# Looking for "Forbidden" Polarizations in the Gravitational-Wave Background with Advanced LIGO

A century ago, Einstein revolutionized our understanding of gravity with his general theory of relativity, which explains gravitational attraction as the curvature of spacetime around massive objects.
It could be the case, however, that **general relativity** is only an approximation of a more complete theory of gravity, much like Newtonian gravity was an approximation of Einstein's theory.
To find out whether this is the case, physicists and astronomers put general relativity to the test, comparing the observed properties of gravity to the predictions made by this theory.
Any disagreement between the two could signal that general relativity isn't entirely correct.

The field of gravitational-wave astronomy, ushered in by Advanced LIGO's direct detection of gravitational waves, gives us opportunities to test general relativity in many new ways.
One new test is the study of **gravitational-wave polarizations**, which describe the characteristic pattern of the wave's distortion of spacetime as it moves.
General relativity makes specific predictions about the polarization of gravitational waves.
In particular, Einstein's theory only allows gravitational waves to take on two **"tensor" polarizations**.
In contrast, alternative theories of gravity allow for up to four extra gravitational-wave polarizations (called **"vector" and "scalar" polarizations**). Whether a gravitational wave is tensor-, vector-, or scalar-polarized determines how it distorts spacetime and what direction it can move in as it propagates. (See Fig. 1 here for more details.)
According to general relativity, vector and scalar polarizations *do not* exist.
Any experimental observation of these "forbidden" polarizations would therefore prove Einstein wrong, indicating the existence of a complete theory of gravity that is more complicated that general relativity.

In this study, we have searched for any traces of the "forbidden" vector and scalar polarizations in the **stochastic** **gravitational-wave background**.
Unlike the "loud" binary mergers detected by LIGO and Virgo so far, the stochastic background is a soft, persistent "hum" of gravitational waves produced by the combination of many quieter gravitational-wave sources.
Although these quiet sources are too weak, too rare, or too distant to be detected individually, when they overlap they produce a long-duration background that appears as static noise in the Advanced LIGO and Virgo detectors (listen here).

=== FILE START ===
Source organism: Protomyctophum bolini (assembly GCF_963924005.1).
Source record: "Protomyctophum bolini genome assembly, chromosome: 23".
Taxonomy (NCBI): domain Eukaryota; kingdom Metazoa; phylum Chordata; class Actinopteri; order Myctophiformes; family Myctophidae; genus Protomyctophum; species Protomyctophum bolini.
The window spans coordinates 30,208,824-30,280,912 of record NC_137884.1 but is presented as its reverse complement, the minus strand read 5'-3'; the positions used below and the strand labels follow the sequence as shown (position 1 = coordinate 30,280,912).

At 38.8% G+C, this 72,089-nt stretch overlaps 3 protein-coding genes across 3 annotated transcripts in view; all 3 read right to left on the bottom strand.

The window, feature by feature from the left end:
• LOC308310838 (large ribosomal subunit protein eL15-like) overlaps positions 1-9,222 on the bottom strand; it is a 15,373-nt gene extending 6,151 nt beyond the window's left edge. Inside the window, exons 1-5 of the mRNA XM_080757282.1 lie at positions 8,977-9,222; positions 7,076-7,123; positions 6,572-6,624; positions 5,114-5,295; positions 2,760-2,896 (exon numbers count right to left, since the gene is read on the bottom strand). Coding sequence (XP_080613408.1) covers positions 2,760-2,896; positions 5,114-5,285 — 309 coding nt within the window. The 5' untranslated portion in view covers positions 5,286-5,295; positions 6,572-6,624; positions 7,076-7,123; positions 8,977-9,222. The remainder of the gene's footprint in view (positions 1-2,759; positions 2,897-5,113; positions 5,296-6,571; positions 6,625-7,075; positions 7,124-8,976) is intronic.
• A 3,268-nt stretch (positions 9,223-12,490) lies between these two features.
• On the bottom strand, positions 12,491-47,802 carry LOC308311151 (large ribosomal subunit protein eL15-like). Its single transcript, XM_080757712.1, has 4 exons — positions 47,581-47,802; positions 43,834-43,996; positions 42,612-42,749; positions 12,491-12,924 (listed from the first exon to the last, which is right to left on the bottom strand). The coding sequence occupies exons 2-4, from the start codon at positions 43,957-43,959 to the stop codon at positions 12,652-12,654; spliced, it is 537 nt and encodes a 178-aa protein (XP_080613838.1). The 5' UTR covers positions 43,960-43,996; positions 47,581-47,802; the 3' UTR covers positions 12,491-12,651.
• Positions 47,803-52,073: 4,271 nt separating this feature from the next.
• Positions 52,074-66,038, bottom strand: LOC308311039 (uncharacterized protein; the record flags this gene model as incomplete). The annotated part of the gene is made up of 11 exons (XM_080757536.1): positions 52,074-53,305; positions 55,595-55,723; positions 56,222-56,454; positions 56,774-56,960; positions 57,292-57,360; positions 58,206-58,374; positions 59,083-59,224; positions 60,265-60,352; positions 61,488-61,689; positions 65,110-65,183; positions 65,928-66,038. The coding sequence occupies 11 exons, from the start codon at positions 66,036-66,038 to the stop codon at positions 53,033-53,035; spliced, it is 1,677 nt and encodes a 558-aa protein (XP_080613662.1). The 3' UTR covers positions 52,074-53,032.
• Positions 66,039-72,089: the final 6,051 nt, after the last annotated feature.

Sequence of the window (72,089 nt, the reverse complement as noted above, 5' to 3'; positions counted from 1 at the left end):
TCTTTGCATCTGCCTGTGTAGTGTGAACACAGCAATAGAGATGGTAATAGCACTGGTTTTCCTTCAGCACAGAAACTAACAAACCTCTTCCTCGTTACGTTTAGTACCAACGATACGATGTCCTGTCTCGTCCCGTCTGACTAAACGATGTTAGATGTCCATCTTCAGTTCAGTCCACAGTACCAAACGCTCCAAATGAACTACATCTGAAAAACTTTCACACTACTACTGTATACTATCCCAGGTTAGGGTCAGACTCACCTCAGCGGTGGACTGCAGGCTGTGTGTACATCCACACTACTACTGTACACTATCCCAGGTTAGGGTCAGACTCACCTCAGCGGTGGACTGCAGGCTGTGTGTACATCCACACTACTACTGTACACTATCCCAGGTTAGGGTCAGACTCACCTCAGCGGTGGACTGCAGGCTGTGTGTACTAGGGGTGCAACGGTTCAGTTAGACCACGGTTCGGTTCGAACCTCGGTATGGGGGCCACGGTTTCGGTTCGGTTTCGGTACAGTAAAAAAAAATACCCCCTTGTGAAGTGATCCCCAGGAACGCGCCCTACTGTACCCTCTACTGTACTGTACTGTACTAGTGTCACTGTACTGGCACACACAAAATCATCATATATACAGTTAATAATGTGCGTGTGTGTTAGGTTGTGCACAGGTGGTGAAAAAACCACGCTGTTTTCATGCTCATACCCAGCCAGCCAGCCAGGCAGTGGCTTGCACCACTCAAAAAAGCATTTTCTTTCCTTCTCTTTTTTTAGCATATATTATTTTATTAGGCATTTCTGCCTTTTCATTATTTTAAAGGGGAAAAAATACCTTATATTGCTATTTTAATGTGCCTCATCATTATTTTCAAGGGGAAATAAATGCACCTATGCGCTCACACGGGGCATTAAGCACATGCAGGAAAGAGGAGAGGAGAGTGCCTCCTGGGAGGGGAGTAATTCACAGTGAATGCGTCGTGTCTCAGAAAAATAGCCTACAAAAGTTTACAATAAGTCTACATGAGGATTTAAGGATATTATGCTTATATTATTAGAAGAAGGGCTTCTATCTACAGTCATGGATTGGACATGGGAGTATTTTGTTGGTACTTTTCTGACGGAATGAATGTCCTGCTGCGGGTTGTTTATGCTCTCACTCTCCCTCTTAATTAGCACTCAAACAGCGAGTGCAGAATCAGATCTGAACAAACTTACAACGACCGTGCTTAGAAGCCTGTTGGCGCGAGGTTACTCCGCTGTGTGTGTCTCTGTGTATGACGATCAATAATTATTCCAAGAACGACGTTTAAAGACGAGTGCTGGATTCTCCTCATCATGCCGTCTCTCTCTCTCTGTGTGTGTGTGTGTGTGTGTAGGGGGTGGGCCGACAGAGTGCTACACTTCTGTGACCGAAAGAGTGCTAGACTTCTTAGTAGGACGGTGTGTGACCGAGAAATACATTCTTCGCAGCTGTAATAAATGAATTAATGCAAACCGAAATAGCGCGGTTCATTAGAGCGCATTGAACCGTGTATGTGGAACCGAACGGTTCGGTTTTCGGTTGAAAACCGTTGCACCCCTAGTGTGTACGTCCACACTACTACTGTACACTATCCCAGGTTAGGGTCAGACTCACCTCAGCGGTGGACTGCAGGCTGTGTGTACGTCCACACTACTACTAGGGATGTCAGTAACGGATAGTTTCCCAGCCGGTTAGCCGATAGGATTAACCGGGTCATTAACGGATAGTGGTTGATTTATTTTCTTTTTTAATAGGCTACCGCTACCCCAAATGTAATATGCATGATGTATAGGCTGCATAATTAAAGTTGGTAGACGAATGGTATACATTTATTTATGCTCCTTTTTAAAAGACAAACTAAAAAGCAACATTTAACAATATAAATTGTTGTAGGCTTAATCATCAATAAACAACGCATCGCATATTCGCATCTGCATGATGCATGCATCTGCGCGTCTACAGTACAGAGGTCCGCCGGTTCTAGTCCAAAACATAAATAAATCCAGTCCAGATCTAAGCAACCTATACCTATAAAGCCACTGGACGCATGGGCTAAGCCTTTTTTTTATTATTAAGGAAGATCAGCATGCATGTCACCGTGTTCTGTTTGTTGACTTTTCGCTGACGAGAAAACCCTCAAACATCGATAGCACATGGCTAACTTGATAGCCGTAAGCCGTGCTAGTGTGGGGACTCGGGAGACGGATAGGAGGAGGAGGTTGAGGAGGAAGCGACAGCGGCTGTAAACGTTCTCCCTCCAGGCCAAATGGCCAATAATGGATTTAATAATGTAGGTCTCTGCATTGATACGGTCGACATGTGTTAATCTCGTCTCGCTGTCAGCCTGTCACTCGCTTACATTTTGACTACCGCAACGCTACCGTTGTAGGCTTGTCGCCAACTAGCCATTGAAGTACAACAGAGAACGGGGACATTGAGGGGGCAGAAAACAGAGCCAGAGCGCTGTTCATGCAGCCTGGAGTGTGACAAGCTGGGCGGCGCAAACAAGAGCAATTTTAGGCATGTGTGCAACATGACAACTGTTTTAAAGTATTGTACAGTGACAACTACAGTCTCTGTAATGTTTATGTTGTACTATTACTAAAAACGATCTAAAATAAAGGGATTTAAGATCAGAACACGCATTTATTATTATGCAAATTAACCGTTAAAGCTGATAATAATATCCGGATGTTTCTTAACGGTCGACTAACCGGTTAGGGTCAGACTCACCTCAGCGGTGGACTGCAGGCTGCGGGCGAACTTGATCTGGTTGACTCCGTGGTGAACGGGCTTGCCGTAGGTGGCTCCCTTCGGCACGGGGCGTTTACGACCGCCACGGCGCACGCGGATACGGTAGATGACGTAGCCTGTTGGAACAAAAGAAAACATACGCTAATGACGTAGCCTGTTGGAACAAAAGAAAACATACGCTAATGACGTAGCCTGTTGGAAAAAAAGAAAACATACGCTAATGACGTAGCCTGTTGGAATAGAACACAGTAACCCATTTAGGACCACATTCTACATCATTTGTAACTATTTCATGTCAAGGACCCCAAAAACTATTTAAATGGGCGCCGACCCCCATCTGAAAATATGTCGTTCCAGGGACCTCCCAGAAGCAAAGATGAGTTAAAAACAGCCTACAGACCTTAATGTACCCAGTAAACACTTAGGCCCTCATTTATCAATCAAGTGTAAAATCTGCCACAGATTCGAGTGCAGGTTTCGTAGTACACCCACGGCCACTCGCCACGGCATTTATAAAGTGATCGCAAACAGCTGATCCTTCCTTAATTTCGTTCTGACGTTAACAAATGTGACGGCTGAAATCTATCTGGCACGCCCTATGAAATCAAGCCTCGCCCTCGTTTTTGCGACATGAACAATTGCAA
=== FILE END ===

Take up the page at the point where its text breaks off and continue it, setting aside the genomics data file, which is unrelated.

The strength of the stochastic background is typically described in terms of its **energy density**, which expresses the fraction of the total energy in the Universe in the form of gravitational waves.
Advanced LIGO has previously searched for the stochastic background considering only the tensor-polarized gravitational waves allowed by general relativity.
No such background has been detected yet; those searches instead yielded upper limits on the energy density (i.e. strength) of the background, over the whole sky and as a function of the sky direction.
If a significant fraction of the stochastic background's energy were instead in the form of the "forbidden" polarizations, then even a loud background could have been missed by previous searches.

In this latest analysis, we use data from Advanced LIGO's first scientific observing run (which took place between September 2015 and January 2016) to answer two questions.
First: Has Advanced LIGO found evidence of a stochastic gravitational-wave background of *any* polarization ("forbidden" or not)?
Second: Is there any trace of the "forbidden" vector or scalar polarizations in the stochastic background?
Ultimately, we find no evidence for a stochastic background of any polarization at the sensitivity of Advanced LIGO and Virgo during the first observing run, and by extension we cannot say whether the stochastic background contains vector or scalar polarizations.

What we *can* do, however, is to place the first upper limits on the strength of vector- and scalar-polarized gravitational waves.